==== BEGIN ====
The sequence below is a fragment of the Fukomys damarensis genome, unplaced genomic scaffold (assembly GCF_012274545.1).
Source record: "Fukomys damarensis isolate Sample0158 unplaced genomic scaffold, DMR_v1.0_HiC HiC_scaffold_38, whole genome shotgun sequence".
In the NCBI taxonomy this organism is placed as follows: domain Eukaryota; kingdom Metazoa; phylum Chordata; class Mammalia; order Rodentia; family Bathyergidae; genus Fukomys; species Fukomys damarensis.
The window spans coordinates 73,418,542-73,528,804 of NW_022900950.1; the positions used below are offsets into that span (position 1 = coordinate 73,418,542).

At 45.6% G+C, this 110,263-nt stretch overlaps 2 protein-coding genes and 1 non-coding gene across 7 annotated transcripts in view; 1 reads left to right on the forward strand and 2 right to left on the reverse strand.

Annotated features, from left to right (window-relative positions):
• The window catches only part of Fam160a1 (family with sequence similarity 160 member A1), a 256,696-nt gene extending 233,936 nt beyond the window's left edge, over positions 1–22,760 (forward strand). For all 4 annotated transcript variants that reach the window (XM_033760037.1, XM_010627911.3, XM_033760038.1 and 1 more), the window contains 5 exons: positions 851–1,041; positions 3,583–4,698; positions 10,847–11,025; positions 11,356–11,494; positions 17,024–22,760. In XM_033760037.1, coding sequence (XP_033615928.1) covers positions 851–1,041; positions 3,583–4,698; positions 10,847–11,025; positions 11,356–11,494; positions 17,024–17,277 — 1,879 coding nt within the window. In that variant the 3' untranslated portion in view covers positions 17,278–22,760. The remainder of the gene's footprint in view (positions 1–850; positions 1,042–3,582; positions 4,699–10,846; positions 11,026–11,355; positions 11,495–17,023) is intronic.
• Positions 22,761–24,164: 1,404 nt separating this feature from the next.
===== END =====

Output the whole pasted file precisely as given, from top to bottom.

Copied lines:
The sequence below is a fragment of the Fukomys damarensis genome, unplaced genomic scaffold (assembly GCF_012274545.1).
Source record: "Fukomys damarensis isolate Sample0158 unplaced genomic scaffold, DMR_v1.0_HiC HiC_scaffold_38, whole genome shotgun sequence".
In the NCBI taxonomy this organism is placed as follows: domain Eukaryota; kingdom Metazoa; phylum Chordata; class Mammalia; order Rodentia; family Bathyergidae; genus Fukomys; species Fukomys damarensis.
The window spans coordinates 73,418,542-73,528,804 of NW_022900950.1; the positions used below are offsets into that span (position 1 = coordinate 73,418,542).

At 45.6% G+C, this 110,263-nt stretch overlaps 2 protein-coding genes and 1 non-coding gene across 7 annotated transcripts in view; 1 reads left to right on the forward strand and 2 right to left on the reverse strand.

Annotated features, from left to right (window-relative positions):
• The window catches only part of Fam160a1 (family with sequence similarity 160 member A1), a 256,696-nt gene extending 233,936 nt beyond the window's left edge, over positions 1–22,760 (forward strand). For all 4 annotated transcript variants that reach the window (XM_033760037.1, XM_010627911.3, XM_033760038.1 and 1 more), the window contains 5 exons: positions 851–1,041; positions 3,583–4,698; positions 10,847–11,025; positions 11,356–11,494; positions 17,024–22,760. In XM_033760037.1, coding sequence (XP_033615928.1) covers positions 851–1,041; positions 3,583–4,698; positions 10,847–11,025; positions 11,356–11,494; positions 17,024–17,277 — 1,879 coding nt within the window. In that variant the 3' untranslated portion in view covers positions 17,278–22,760. The remainder of the gene's footprint in view (positions 1–850; positions 1,042–3,582; positions 4,699–10,846; positions 11,026–11,355; positions 11,495–17,023) is intronic.
• Positions 22,761–24,164: 1,404 nt separating this feature from the next.